I’ve touched don Evernote in an earlier post. This is an amazing piece of software. It works on any platform and stores data in the cloud. I’ve recorded several meeting with Evernote. However, I must admit to never transcribing anything recorded. A quick search of Evernote’s Trunk reveals a service called Quicktate.  For a fee, they will transcribe your recordings. A word of caution about transcription services. While they save you time on transcribing audio, you have no control of what they choose to leave out. It could be something small, yet more significant than the main answer.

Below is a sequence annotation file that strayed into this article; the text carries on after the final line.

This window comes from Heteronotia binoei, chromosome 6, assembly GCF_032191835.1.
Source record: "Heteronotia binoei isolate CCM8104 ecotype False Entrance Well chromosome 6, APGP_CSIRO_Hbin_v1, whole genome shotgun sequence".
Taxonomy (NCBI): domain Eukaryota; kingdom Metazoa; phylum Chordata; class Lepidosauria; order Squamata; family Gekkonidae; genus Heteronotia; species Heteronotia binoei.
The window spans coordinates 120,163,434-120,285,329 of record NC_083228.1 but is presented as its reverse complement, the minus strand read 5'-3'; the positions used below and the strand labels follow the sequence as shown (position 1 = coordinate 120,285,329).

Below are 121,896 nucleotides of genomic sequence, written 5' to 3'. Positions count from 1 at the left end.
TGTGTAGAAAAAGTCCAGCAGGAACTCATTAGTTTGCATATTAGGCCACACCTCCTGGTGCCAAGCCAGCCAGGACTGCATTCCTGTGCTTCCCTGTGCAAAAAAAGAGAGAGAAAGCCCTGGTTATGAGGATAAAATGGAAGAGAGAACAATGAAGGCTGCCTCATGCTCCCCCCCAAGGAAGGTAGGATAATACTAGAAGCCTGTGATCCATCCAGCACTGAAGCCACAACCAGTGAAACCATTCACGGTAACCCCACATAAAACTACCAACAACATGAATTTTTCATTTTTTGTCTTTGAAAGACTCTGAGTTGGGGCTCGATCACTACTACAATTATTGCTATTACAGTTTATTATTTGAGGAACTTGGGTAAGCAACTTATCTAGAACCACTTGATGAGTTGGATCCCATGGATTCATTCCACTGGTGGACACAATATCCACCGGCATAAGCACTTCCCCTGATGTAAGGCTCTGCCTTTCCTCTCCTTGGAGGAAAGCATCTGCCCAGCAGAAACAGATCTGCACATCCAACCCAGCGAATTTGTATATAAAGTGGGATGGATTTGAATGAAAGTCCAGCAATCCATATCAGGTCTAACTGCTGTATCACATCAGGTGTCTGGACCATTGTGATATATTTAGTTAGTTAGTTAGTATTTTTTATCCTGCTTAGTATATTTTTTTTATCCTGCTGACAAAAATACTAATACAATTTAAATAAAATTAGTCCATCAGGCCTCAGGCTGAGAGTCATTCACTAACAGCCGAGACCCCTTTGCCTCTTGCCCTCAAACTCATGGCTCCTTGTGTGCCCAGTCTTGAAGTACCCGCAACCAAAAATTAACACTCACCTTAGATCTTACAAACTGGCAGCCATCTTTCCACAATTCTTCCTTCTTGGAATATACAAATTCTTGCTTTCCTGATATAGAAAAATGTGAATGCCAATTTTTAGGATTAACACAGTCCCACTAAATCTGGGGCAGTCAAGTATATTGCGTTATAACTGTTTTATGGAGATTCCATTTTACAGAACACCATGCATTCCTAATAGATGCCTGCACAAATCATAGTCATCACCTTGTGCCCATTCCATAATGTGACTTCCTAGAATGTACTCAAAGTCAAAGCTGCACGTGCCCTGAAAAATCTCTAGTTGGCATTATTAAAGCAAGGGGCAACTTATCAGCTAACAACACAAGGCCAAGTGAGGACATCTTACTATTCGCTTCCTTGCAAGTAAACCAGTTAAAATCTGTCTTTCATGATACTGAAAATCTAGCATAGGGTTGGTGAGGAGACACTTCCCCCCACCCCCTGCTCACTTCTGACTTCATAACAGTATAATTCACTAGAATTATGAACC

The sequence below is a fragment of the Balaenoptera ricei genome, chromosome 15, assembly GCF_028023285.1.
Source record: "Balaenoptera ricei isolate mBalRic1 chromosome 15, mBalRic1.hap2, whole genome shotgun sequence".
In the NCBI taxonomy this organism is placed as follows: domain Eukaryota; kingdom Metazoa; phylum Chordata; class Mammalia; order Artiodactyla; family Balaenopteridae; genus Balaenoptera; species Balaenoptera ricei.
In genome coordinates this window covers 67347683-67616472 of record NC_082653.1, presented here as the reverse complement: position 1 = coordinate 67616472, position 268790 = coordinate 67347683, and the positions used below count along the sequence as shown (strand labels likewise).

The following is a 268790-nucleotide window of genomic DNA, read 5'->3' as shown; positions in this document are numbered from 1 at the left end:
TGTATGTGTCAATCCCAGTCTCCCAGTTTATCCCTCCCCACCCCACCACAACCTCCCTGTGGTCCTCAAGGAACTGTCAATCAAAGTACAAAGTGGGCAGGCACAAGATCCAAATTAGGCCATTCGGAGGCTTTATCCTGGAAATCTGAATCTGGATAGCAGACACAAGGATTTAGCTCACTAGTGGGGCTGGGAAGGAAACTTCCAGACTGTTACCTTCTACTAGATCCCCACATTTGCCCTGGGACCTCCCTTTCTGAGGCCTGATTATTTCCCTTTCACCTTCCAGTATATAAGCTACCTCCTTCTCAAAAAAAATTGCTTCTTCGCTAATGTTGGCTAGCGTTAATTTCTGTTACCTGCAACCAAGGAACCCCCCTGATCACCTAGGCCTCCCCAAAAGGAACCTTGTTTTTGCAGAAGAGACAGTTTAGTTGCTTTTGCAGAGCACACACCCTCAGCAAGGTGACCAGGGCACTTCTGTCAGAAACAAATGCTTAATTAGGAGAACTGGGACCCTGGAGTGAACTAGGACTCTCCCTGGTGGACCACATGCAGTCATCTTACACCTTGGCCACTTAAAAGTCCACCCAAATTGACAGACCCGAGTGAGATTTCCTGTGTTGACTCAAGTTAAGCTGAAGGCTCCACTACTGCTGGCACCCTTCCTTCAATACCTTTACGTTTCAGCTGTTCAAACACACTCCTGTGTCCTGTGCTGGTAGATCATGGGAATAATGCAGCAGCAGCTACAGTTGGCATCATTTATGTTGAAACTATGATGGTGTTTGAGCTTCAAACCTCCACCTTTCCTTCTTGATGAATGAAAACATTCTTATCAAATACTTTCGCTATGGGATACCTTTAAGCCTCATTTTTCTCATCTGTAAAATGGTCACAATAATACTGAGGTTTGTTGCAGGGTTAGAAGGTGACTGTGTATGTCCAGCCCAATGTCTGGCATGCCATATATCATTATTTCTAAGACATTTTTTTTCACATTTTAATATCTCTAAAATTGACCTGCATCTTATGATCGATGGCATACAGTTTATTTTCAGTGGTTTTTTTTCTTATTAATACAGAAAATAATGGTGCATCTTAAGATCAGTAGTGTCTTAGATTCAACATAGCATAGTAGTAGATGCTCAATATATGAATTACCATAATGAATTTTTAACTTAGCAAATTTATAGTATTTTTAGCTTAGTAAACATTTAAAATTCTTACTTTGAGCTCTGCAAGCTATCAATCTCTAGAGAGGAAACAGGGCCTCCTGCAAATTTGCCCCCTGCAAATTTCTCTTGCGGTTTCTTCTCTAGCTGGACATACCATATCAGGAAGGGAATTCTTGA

If you’re not into Evernote and wish to use a digital voice recorder. These are available from any online retailer or your neighborhood brick and mortar office supply store. I received an Olympus years ago as a gift. It’s a handy device. With it configured for basic audio, I can record over 70 hours of audio. Once done I can pop it into my laptop’s USB port and transfer the files. You should be able to find a DVR that creates recordings in your favorite file format.

Once the file is transferred, you’re left with the same issue of start, stop, back up, and type some more, that leads to such a long transcription time. Thanks to the world of dictation, there are solutions you can purchase for your PC. Olympus makes a kit that allows you to use a foot switch to control the playback so you can continue to type. This can be a huge time saver. But with all things that save time and increase productivity, it comes at a cost.